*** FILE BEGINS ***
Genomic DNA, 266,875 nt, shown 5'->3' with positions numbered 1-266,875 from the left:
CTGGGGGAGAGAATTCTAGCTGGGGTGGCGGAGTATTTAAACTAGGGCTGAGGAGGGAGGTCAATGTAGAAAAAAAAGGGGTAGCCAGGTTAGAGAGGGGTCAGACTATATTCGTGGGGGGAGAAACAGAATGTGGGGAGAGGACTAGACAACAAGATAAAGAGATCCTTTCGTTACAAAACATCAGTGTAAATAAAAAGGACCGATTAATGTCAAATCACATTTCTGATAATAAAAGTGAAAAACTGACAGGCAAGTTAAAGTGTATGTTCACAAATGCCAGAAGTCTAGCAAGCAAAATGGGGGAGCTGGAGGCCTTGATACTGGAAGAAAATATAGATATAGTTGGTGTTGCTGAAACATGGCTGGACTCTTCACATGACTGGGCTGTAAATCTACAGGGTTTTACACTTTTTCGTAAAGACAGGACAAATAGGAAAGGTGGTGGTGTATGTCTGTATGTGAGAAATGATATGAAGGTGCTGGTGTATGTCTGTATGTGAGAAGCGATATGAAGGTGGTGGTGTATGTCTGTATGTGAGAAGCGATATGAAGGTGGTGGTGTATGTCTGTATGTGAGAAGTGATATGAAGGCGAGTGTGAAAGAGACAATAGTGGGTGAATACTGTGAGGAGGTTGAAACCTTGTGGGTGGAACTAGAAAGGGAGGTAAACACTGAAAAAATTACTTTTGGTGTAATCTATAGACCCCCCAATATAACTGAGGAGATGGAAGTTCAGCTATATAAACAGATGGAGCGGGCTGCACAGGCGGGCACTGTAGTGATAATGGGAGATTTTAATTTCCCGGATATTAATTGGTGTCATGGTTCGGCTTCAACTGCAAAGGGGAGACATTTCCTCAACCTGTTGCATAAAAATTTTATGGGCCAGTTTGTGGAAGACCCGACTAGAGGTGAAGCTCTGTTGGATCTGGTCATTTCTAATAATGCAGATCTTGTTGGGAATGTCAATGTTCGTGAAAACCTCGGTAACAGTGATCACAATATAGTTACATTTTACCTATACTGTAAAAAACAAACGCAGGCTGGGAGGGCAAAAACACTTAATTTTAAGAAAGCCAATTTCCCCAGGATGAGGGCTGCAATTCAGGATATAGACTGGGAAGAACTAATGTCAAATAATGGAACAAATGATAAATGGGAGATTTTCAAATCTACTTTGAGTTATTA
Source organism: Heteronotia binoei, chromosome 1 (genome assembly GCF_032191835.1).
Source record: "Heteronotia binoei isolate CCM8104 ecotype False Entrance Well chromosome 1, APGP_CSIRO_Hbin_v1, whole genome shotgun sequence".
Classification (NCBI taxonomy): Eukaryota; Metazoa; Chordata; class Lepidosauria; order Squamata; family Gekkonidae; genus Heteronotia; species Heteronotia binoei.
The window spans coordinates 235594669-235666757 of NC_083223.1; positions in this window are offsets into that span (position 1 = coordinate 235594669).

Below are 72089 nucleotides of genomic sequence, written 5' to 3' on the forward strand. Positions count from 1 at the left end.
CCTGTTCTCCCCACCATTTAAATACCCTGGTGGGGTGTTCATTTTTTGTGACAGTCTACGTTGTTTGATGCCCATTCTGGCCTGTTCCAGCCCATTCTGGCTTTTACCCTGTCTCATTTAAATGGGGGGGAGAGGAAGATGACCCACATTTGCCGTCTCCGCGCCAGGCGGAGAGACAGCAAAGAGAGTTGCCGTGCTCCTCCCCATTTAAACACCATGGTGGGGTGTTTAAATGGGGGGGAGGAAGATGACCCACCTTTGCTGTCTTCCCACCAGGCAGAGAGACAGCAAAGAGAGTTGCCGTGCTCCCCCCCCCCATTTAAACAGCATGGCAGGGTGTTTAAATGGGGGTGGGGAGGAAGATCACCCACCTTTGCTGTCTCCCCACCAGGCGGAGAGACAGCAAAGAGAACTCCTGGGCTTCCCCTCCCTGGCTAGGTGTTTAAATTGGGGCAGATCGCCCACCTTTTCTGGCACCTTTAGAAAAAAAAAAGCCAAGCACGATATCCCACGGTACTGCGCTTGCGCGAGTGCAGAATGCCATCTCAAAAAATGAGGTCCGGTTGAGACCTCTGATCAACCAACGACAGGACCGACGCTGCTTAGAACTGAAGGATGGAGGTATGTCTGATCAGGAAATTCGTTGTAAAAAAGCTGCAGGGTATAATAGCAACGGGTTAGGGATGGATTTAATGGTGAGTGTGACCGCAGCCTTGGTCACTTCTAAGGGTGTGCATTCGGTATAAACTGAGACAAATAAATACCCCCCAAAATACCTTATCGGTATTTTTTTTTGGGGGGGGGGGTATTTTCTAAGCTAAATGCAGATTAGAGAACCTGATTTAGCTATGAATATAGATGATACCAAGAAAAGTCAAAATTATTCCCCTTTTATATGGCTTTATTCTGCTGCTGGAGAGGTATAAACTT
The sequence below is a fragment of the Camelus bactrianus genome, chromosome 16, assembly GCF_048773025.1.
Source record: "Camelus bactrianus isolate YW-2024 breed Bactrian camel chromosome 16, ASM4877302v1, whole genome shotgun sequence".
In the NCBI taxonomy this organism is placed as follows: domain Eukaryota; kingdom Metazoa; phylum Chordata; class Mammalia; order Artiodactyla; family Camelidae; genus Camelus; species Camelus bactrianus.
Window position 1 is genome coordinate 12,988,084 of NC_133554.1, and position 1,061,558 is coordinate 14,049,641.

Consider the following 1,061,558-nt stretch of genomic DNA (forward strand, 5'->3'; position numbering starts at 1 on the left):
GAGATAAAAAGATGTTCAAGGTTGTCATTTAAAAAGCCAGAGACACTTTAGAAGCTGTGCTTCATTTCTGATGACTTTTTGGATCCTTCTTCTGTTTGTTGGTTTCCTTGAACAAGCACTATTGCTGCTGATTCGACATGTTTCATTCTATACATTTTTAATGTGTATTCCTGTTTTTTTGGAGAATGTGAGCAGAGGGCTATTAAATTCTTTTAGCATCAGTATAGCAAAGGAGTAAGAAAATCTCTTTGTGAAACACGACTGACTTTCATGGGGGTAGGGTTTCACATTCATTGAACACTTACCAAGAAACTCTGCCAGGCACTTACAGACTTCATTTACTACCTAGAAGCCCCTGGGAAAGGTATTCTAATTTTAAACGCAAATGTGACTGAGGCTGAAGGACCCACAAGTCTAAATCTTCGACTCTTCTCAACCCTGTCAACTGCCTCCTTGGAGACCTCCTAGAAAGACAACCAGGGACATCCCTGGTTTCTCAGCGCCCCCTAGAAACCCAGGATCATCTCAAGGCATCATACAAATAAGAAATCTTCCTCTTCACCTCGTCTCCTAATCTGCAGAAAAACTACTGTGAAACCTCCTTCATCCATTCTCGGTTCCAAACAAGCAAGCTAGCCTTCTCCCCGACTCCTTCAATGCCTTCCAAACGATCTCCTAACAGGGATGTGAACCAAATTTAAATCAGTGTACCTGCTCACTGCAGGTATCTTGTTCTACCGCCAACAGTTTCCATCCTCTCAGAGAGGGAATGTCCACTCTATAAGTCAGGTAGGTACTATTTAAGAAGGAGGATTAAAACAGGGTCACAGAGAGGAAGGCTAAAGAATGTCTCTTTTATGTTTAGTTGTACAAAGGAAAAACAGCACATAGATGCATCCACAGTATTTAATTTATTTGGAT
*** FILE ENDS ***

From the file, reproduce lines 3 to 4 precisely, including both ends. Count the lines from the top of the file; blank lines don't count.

Source organism: Heteronotia binoei, chromosome 1 (genome assembly GCF_032191835.1).
Source record: "Heteronotia binoei isolate CCM8104 ecotype False Entrance Well chromosome 1, APGP_CSIRO_Hbin_v1, whole genome shotgun sequence".